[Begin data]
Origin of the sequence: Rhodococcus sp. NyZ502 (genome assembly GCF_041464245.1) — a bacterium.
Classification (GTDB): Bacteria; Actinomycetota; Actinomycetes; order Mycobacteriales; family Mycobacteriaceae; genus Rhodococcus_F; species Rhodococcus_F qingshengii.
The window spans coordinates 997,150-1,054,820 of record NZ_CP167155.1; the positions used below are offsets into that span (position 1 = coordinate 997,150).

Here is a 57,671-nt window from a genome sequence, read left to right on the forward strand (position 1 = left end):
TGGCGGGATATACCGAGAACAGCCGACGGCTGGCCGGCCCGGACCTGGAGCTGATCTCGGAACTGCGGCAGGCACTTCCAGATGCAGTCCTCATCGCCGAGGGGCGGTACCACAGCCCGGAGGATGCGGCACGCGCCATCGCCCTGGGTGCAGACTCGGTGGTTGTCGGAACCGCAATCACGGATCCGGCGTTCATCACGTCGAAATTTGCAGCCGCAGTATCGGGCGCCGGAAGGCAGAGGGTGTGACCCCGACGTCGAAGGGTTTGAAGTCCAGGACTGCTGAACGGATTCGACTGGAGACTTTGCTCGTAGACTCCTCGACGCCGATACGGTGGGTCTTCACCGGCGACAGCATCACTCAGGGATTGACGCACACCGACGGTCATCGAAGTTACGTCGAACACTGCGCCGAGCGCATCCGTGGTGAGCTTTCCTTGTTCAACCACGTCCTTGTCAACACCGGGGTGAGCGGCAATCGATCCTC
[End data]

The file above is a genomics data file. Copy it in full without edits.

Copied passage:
Origin of the sequence: Rhodococcus sp. NyZ502 (genome assembly GCF_041464245.1) — a bacterium.
Classification (GTDB): Bacteria; Actinomycetota; Actinomycetes; order Mycobacteriales; family Mycobacteriaceae; genus Rhodococcus_F; species Rhodococcus_F qingshengii.
The window spans coordinates 997,150-1,054,820 of record NZ_CP167155.1; the positions used below are offsets into that span (position 1 = coordinate 997,150).

Here is a 57,671-nt window from a genome sequence, read left to right on the forward strand (position 1 = left end):
TGGCGGGATATACCGAGAACAGCCGACGGCTGGCCGGCCCGGACCTGGAGCTGATCTCGGAACTGCGGCAGGCACTTCCAGATGCAGTCCTCATCGCCGAGGGGCGGTACCACAGCCCGGAGGATGCGGCACGCGCCATCGCCCTGGGTGCAGACTCGGTGGTTGTCGGAACCGCAATCACGGATCCGGCGTTCATCACGTCGAAATTTGCAGCCGCAGTATCGGGCGCCGGAAGGCAGAGGGTGTGACCCCGACGTCGAAGGGTTTGAAGTCCAGGACTGCTGAACGGATTCGACTGGAGACTTTGCTCGTAGACTCCTCGACGCCGATACGGTGGGTCTTCACCGGCGACAGCATCACTCAGGGATTGACGCACACCGACGGTCATCGAAGTTACGTCGAACACTGCGCCGAGCGCATCCGTGGTGAGCTTTCCTTGTTCAACCACGTCCTTGTCAACACCGGGGTGAGCGGCAATCGATCCTC